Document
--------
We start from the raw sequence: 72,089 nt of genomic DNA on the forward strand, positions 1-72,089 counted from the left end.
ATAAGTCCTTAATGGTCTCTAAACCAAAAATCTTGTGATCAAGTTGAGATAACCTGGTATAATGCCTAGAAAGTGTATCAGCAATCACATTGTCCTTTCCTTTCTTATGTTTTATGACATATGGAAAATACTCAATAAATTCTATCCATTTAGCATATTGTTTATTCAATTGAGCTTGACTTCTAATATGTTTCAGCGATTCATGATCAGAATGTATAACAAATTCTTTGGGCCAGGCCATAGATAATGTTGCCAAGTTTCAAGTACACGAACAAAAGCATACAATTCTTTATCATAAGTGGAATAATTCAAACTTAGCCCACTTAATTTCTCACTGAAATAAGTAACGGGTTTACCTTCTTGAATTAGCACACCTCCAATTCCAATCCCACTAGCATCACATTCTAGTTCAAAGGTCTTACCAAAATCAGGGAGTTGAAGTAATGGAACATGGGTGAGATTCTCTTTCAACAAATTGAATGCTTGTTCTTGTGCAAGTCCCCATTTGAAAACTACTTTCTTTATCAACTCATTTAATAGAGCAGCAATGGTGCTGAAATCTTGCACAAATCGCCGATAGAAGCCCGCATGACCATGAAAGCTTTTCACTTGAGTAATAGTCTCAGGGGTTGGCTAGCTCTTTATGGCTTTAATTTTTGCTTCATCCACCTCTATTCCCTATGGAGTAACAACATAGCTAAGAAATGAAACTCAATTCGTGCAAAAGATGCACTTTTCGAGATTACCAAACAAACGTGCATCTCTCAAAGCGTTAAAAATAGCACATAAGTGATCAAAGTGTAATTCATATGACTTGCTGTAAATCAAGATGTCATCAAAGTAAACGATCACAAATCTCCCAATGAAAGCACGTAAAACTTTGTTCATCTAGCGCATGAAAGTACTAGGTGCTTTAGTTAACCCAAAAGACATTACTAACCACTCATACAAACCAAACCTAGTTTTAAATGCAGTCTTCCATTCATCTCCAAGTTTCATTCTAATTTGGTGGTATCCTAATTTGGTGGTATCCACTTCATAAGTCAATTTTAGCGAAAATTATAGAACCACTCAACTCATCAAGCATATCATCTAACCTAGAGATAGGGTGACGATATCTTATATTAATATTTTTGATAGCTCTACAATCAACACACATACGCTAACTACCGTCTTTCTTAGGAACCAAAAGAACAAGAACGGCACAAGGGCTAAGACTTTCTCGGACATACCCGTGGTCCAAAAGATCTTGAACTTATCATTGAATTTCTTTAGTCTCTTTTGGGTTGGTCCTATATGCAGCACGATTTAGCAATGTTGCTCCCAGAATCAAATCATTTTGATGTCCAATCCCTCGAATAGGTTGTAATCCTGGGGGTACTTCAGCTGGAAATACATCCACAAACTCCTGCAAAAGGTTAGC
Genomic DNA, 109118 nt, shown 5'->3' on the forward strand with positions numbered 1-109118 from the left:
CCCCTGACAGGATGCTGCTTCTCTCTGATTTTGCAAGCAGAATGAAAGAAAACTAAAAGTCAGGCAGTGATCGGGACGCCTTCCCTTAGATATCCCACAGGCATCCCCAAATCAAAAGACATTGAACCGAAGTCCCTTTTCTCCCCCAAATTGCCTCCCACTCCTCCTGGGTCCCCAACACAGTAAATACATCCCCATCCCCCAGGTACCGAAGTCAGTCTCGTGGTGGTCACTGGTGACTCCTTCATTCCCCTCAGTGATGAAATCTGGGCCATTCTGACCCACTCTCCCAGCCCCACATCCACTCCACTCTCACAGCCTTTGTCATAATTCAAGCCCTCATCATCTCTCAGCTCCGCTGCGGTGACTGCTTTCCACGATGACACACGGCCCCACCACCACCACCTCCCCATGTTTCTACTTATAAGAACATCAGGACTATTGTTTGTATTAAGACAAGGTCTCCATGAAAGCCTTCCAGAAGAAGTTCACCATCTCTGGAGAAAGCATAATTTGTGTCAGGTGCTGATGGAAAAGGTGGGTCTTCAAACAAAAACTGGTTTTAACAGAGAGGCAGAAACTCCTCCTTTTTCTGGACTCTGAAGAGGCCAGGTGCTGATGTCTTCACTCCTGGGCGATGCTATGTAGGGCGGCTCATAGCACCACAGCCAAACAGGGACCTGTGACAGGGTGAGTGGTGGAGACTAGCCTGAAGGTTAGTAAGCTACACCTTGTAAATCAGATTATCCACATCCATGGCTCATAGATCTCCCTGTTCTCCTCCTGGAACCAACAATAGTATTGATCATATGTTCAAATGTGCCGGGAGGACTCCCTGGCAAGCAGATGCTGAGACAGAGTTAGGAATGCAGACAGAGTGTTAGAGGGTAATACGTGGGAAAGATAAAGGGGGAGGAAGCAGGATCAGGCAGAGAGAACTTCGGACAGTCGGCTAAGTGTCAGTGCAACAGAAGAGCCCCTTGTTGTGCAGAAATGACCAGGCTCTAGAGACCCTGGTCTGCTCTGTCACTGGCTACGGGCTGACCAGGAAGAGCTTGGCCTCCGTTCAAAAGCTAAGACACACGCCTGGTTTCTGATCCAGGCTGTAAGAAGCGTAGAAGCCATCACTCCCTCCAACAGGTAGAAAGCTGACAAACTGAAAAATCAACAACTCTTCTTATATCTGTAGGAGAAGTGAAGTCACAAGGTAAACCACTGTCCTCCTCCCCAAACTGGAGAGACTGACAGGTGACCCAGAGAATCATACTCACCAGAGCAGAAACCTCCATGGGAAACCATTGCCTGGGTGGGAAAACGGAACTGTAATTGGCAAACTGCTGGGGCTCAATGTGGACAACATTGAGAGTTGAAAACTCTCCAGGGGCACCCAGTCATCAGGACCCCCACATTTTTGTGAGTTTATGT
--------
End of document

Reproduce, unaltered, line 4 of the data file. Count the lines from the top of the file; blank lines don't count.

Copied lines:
CCCCTGACAGGATGCTGCTTCTCTCTGATTTTGCAAGCAGAATGAAAGAAAACTAAAAGTCAGGCAGTGATCGGGACGCCTTCCCTTAGATATCCCACAGGCATCCCCAAATCAAAAGACATTGAACCGAAGTCCCTTTTCTCCCCCAAATTGCCTCCCACTCCTCCTGGGTCCCCAACACAGTAAATACATCCCCATCCCCCAGGTACCGAAGTCAGTCTCGTGGTGGTCACTGGTGACTCCTTCATTCCCCTCAGTGATGAAATCTGGGCCATTCTGACCCACTCTCCCAGCCCCACATCCACTCCACTCTCACAGCCTTTGTCATAATTCAAGCCCTCATCATCTCTCAGCTCCGCTGCGGTGACTGCTTTCCACGATGACACACGGCCCCACCACCACCACCTCCCCATGTTTCTACTTATAAGAACATCAGGACTATTGTTTGTATTAAGACAAGGTCTCCATGAAAGCCTTCCAGAAGAAGTTCACCATCTCTGGAGAAAGCATAATTTGTGTCAGGTGCTGATGGAAAAGGTGGGTCTTCAAACAAAAACTGGTTTTAACAGAGAGGCAGAAACTCCTCCTTTTTCTGGACTCTGAAGAGGCCAGGTGCTGATGTCTTCACTCCTGGGCGATGCTATGTAGGGCGGCTCATAGCACCACAGCCAAACAGGGACCTGTGACAGGGTGAGTGGTGGAGACTAGCCTGAAGGTTAGTAAGCTACACCTTGTAAATCAGATTATCCACATCCATGGCTCATAGATCTCCCTGTTCTCCTCCTGGAACCAACAATAGTATTGATCATATGTTCAAATGTGCCGGGAGGACTCCCTGGCAAGCAGATGCTGAGACAGAGTTAGGAATGCAGACAGAGTGTTAGAGGGTAATACGTGGGAAAGATAAAGGGGGAGGAAGCAGGATCAGGCAGAGAGAACTTCGGACAGTCGGCTAAGTGTCAGTGCAACAGAAGAGCCCCTTGTTGTGCAGAAATGACCAGGCTCTAGAGACCCTGGTCTGCTCTGTCACTGGCTACGGGCTGACCAGGAAGAGCTTGGCCTCCGTTCAAAAGCTAAGACACACGCCTGGTTTCTGATCCAGGCTGTAAGAAGCGTAGAAGCCATCACTCCCTCCAACAGGTAGAAAGCTGACAAACTGAAAAATCAACAACTCTTCTTATATCTGTAGGAGAAGTGAAGTCACAAGGTAAACCACTGTCCTCCTCCCCAAACTGGAGAGACTGACAGGTGACCCAGAGAATCATACTCACCAGAGCAGAAACCTCCATGGGAAACCATTGCCTGGGTGGGAAAACGGAACTGTAATTGGCAAACTGCTGGGGCTCAATGTGGACAACATTGAGAGTTGAAAACTCTCCAGGGGCACCCAGTCATCAGGACCCCCACATTTTTGTGAGTTTATGT